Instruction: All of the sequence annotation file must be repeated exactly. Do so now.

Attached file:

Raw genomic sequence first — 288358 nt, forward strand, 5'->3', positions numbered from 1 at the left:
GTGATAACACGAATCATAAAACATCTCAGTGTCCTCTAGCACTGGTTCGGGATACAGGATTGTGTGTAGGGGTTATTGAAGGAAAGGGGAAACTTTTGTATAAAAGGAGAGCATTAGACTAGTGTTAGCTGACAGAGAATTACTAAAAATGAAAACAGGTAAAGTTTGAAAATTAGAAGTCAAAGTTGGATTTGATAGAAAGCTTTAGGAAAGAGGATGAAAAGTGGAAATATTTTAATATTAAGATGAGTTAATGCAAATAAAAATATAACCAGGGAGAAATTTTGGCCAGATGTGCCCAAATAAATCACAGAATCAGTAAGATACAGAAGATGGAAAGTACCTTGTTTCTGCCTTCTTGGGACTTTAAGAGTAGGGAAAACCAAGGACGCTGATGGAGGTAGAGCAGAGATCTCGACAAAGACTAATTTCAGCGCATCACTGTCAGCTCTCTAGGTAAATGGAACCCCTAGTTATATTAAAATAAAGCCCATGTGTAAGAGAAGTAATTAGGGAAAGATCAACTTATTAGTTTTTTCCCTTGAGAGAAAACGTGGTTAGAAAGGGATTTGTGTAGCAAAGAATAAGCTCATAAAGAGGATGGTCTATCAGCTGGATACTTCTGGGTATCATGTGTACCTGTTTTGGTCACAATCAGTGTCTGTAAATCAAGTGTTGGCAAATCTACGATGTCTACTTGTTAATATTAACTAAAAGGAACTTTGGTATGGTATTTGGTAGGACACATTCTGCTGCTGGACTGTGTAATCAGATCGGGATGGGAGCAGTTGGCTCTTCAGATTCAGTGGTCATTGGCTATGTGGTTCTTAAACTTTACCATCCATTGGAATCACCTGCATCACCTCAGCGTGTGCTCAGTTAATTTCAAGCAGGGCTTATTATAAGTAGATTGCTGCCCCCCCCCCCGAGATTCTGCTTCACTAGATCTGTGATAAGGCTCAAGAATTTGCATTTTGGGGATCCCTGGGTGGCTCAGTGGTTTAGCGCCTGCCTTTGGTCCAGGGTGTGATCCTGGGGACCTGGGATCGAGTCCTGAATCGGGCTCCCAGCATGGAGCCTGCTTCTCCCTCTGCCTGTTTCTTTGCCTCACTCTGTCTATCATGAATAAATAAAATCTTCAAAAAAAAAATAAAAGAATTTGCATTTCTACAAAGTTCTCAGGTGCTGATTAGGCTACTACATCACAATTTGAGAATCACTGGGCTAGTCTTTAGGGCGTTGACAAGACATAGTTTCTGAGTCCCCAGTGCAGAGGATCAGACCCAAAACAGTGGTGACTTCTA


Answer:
Raw genomic sequence first — 288358 nt, forward strand, 5'->3', positions numbered from 1 at the left:
GTGATAACACGAATCATAAAACATCTCAGTGTCCTCTAGCACTGGTTCGGGATACAGGATTGTGTGTAGGGGTTATTGAAGGAAAGGGGAAACTTTTGTATAAAAGGAGAGCATTAGACTAGTGTTAGCTGACAGAGAATTACTAAAAATGAAAACAGGTAAAGTTTGAAAATTAGAAGTCAAAGTTGGATTTGATAGAAAGCTTTAGGAAAGAGGATGAAAAGTGGAAATATTTTAATATTAAGATGAGTTAATGCAAATAAAAATATAACCAGGGAGAAATTTTGGCCAGATGTGCCCAAATAAATCACAGAATCAGTAAGATACAGAAGATGGAAAGTACCTTGTTTCTGCCTTCTTGGGACTTTAAGAGTAGGGAAAACCAAGGACGCTGATGGAGGTAGAGCAGAGATCTCGACAAAGACTAATTTCAGCGCATCACTGTCAGCTCTCTAGGTAAATGGAACCCCTAGTTATATTAAAATAAAGCCCATGTGTAAGAGAAGTAATTAGGGAAAGATCAACTTATTAGTTTTTTCCCTTGAGAGAAAACGTGGTTAGAAAGGGATTTGTGTAGCAAAGAATAAGCTCATAAAGAGGATGGTCTATCAGCTGGATACTTCTGGGTATCATGTGTACCTGTTTTGGTCACAATCAGTGTCTGTAAATCAAGTGTTGGCAAATCTACGATGTCTACTTGTTAATATTAACTAAAAGGAACTTTGGTATGGTATTTGGTAGGACACATTCTGCTGCTGGACTGTGTAATCAGATCGGGATGGGAGCAGTTGGCTCTTCAGATTCAGTGGTCATTGGCTATGTGGTTCTTAAACTTTACCATCCATTGGAATCACCTGCATCACCTCAGCGTGTGCTCAGTTAATTTCAAGCAGGGCTTATTATAAGTAGATTGCTGCCCCCCCCCCCGAGATTCTGCTTCACTAGATCTGTGATAAGGCTCAAGAATTTGCATTTTGGGGATCCCTGGGTGGCTCAGTGGTTTAGCGCCTGCCTTTGGTCCAGGGTGTGATCCTGGGGACCTGGGATCGAGTCCTGAATCGGGCTCCCAGCATGGAGCCTGCTTCTCCCTCTGCCTGTTTCTTTGCCTCACTCTGTCTATCATGAATAAATAAAATCTTCAAAAAAAAAATAAAAGAATTTGCATTTCTACAAAGTTCTCAGGTGCTGATTAGGCTACTACATCACAATTTGAGAATCACTGGGCTAGTCTTTAGGGCGTTGACAAGACATAGTTTCTGAGTCCCCAGTGCAGAGGATCAGACCCAAAACAGTGGTGACTTCTA